The Leitchfield Utilities Commission recently approved the purchase and installation of a new motor for a high-service pump at the City water plant.
According to Leitchfield Utilities Superintendent Kevin Pharis, a 125-horsepower motor for one of the three pumps that sends water into town has burned up and needs to be replaced.
The replacement motor will cost approximately $9,680 plus $173 per hour for manpower, a service truck, and a crane to install the new motor, Pharis said.
The $6,500 cost of repairing the current motor would ultimately not save the City money because each time a motor is repaired, it loses some efficiency, according to Pharis.
In addition, repairing the current motor would take five to seven business days, while purchasing and installing a new motor would take only two to three days, Pharis said.
Utilities Commission Vice-Chairman Dwight Embry recommended that while purchasing a new motor for the pump, the City also purchase a soft-start valve, which would allow the pump to ramp up rather than release water all at once.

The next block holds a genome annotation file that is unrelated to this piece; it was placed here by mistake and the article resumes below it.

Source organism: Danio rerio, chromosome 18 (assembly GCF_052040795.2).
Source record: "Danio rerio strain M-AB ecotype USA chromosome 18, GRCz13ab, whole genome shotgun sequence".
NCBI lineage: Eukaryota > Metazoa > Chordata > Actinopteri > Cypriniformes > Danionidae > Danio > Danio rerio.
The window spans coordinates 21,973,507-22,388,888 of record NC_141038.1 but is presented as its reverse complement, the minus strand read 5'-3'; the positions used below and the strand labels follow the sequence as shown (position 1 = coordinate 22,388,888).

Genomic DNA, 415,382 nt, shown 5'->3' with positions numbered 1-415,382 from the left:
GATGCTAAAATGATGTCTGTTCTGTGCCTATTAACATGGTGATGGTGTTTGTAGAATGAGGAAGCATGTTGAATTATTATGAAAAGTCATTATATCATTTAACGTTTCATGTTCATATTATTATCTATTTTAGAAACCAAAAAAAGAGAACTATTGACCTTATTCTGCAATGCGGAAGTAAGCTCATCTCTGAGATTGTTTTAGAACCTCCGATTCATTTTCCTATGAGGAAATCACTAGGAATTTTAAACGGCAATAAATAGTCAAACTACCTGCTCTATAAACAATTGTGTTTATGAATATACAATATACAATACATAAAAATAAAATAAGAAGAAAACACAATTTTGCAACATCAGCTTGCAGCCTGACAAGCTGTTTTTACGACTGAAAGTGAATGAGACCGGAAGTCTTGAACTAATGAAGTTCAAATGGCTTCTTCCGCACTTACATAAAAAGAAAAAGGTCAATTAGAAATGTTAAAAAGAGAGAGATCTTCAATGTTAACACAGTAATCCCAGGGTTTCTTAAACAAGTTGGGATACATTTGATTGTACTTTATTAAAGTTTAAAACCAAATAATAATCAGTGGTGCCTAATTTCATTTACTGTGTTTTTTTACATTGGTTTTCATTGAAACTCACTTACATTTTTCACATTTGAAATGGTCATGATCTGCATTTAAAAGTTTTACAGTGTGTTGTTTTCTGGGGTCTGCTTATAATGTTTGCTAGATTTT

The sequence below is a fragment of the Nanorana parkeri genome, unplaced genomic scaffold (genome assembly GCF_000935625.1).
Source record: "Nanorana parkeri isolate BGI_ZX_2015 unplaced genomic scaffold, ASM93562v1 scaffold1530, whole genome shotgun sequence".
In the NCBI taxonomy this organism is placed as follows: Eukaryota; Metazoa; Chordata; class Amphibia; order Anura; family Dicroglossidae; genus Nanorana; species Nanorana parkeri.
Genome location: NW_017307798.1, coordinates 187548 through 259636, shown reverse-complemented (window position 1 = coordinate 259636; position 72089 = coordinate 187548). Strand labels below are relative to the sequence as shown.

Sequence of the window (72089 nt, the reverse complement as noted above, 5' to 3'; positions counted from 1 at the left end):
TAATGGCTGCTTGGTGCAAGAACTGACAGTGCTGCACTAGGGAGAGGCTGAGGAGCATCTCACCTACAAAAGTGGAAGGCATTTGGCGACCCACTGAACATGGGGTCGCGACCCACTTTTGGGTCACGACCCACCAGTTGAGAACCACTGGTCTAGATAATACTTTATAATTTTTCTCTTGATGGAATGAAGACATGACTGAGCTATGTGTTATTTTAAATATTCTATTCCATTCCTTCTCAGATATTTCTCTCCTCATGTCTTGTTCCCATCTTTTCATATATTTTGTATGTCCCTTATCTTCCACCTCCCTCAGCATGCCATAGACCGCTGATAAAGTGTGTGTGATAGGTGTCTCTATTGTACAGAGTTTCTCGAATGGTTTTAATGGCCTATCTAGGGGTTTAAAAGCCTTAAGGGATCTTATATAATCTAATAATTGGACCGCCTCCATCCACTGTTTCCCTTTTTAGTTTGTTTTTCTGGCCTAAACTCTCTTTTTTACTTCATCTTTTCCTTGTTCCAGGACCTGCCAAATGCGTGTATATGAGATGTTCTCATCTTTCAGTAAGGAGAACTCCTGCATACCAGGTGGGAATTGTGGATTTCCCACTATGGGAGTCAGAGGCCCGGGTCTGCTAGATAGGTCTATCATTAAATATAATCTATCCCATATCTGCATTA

Pharis said this would likely increase the cost from $9,680 to about $13,000 to $14,000; however, the soft-start valve would increase the life-span of the high-service pumps by reducing “wear-and-tear.”
After some discussion, the Commission decided to wait to purchase the soft-start valve and allow additional time for Pharis to investigate and negotiate prices for a valve.
Leitchfield Mayor William Thomason motioned to approve the purchase of the $9,680 motor plus the $173 per hour installation cost with the addition that Pharis also investigate prices of soft-start valves.
The motion carried.
In other business:
*Pharis reported that Leitchfield Utilities is currently renting a track hoe and hoe ram at the cost of $7,000 a week to work on the sewer system for the Grayson County Board of Education.
Pharis said the track hoe and hoe ram are being rented at two-week intervals at the monthly rate.
*City Attorney David Vickery said an issue has arisen with Anthem insurance between their medical and pharmacy claims computer systems.
Vickery said the pharmacy side is not recognizing when some City employees have paid their deductibles, and this causes them to have to pay the full price for their prescriptions again.
Thomason said this issue just started this past month, and, as of now, it is uncertain whether this issue is affecting all Anthem customers.
Customers are encouraged to make sure they have met their deductibles and to inform Anthem if there is a problem, so an override can be installed in the system until the issue is corrected.